So I have this assignment to create a dynamic stack with template and I've got it nailed pretty much. My question, though, is: I tried to implement "stack2" originally with data type as string. It would not work. The compiler threw all kinds of errors. Could somebody tell me what's wrong with this? If i change it to char* it works just fine.

#include <iostream>
#include <string>

using std::cin;
using std::cout;
using std::endl;

template <class T>
class Stack {
   void push(T i);
   T pop();
   int top;
   T st[100];

template <class T>
Stack<T>::Stack() {
   top = -1;

template <class T>
void Stack<T>::push(T i) {
   st[++top] = i;

template <class T>
T Stack<T>::pop() {
   return st[top--];

int main() {
	cout << "Demonstration of a dynamic stack with template.\n" << endl;
	cout << "Integer stack:\n" << endl;
	Stack<int> stack1;

	cout << "Pushing 5." << endl;
	stack1.push( 5 );
	cout << "Pushing 10." << endl;
	stack1.push( 10 );
	cout << "Pushing 15." << endl;
	stack1.push( 15 );

	cout << "\nPopping..." << endl;
	cout << stack1.pop() << endl;
	cout << stack1.pop() << endl;
	cout << stack1.pop() << endl;

	cout << "\nString (actually char*) stack:\n" << endl;
	Stack<string> stack2;

	cout << "Pushing \"test\"." << endl;
	stack2.push( "test" );
	cout << "Pushing \"stack\"." << endl;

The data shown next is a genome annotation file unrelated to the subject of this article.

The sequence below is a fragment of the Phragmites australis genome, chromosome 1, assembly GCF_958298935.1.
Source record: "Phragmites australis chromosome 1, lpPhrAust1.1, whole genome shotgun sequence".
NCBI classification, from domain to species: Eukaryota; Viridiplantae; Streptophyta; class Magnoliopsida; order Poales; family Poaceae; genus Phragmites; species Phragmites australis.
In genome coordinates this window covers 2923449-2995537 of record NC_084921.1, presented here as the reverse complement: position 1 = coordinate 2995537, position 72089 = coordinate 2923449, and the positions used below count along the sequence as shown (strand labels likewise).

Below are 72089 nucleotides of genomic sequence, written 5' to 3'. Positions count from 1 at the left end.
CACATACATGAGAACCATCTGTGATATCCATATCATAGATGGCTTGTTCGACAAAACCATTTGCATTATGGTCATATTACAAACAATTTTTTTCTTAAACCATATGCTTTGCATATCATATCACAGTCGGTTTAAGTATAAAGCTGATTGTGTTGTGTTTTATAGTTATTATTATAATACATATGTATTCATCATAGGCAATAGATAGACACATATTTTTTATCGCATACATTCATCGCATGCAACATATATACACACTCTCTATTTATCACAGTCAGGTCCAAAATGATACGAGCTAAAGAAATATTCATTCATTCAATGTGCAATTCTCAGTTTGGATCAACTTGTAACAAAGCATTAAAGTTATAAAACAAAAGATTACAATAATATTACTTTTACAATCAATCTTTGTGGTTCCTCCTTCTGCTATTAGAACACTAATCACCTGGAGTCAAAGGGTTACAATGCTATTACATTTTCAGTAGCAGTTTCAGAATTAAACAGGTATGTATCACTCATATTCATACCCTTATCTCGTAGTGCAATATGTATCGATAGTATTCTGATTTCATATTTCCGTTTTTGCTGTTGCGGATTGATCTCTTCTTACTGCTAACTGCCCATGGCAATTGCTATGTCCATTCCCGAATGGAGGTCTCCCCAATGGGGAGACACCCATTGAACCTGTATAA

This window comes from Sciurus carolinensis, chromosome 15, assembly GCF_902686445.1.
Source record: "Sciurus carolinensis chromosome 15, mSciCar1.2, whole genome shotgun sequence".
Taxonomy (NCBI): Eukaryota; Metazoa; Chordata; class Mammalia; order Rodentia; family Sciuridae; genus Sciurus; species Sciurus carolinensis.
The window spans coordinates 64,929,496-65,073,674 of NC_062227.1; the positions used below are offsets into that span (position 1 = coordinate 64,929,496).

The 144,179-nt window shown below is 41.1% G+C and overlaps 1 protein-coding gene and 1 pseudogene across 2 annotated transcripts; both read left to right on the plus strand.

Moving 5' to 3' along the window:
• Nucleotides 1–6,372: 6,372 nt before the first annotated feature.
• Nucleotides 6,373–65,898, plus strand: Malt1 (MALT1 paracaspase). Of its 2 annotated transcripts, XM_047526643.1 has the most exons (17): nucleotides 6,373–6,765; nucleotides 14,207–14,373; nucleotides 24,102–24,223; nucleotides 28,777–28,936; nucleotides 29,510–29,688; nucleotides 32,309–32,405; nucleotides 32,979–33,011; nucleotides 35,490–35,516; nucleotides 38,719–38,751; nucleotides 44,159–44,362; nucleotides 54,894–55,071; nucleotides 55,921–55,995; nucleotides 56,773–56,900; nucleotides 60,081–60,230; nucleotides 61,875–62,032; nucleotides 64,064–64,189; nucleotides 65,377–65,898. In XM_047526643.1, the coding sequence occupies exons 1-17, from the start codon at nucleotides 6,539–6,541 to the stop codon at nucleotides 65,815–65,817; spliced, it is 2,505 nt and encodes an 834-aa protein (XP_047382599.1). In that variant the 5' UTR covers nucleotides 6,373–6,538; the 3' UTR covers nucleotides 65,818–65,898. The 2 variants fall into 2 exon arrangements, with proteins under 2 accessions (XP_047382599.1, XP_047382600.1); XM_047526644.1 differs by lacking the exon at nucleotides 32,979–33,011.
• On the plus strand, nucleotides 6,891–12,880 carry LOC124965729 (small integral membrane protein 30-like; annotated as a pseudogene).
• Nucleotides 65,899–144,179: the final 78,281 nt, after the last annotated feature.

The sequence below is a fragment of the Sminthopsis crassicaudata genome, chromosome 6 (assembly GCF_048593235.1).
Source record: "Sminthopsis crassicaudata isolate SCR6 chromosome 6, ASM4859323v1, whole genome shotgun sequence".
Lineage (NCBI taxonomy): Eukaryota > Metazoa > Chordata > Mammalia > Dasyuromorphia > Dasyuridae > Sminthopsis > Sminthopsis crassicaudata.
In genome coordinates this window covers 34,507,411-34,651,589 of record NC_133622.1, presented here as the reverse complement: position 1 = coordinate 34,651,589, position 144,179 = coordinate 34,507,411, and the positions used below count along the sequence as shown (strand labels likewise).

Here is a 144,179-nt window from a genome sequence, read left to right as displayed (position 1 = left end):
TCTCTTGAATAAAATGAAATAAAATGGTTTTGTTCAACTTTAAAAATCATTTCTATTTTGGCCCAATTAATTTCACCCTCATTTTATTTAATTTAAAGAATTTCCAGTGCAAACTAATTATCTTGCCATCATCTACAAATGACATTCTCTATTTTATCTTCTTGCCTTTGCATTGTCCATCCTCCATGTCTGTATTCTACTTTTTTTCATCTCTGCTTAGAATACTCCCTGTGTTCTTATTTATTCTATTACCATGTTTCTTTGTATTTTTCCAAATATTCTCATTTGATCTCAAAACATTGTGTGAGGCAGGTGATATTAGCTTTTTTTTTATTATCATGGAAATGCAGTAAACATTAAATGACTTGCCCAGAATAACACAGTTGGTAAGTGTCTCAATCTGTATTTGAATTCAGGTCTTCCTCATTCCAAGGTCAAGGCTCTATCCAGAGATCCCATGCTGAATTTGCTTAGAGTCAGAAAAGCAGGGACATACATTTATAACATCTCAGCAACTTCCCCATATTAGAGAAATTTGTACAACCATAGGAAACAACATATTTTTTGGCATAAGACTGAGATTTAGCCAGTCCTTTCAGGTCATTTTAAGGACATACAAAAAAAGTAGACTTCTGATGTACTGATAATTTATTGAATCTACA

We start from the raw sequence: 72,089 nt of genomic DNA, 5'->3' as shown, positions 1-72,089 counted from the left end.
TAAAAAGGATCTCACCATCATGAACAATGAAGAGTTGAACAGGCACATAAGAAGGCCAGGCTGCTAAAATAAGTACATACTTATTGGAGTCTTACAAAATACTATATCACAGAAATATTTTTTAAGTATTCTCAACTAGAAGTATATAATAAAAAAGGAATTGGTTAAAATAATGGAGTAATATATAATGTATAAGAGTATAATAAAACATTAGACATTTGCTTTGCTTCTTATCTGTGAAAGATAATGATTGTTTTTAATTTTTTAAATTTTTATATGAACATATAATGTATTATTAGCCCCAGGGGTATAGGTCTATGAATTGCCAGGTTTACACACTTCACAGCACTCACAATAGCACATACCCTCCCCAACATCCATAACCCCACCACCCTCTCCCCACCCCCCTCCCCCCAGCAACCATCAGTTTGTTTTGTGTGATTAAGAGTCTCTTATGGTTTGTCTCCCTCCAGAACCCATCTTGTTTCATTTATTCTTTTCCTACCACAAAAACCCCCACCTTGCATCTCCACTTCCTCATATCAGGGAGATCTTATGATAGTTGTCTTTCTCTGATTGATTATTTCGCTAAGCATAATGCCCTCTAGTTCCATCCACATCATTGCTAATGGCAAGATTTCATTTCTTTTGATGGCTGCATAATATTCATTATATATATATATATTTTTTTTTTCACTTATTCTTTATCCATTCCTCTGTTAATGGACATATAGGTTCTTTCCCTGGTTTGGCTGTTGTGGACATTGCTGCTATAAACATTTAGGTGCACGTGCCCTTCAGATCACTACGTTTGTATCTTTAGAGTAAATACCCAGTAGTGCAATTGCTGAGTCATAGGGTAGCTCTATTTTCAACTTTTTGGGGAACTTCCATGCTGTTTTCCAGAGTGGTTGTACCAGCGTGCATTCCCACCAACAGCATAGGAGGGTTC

stack2.push( "string" );
	cout << "Pushing \"string\"." << endl;
	stack2.push( "stack" );

	cout << "\nPopping..." << endl;
	cout << stack2.pop() << endl;
	cout << stack2.pop() << endl;
	cout << stack2.pop() << endl;

	return 0;

This is the type of error I am getting:

g:\school\csis 297\assignments\assignment 10\chapter18_challenge2_dynstacktemplate\chapter18_challenge2_dynstacktemplate\stacktest.cpp(55): error C2065: 'string' : undeclared identifier

g:\school\csis 297\assignments\assignment 10\chapter18_challenge2_dynstacktemplate\chapter18_challenge2_dynstacktemplate\stacktest.cpp(58): error C2662: 'Stack<T>::push' : cannot convert 'this' pointer from 'Stack' to 'Stack<T> &'
          Reason: cannot convert from 'Stack' to 'Stack<T>'
          Conversion requires a second user-defined-conversion operator or constructor

Shall we start with the fact that the standard string class is in the std namespace? You're treating it as if it's in the global namespace.

Ah crap, that's it. I totally spaced that. I just recently ( like yesterday ) stopped using the entire namespace after a conversation came up about it in another thread. Just so used to having it included I totally forgot to look there. Thanks.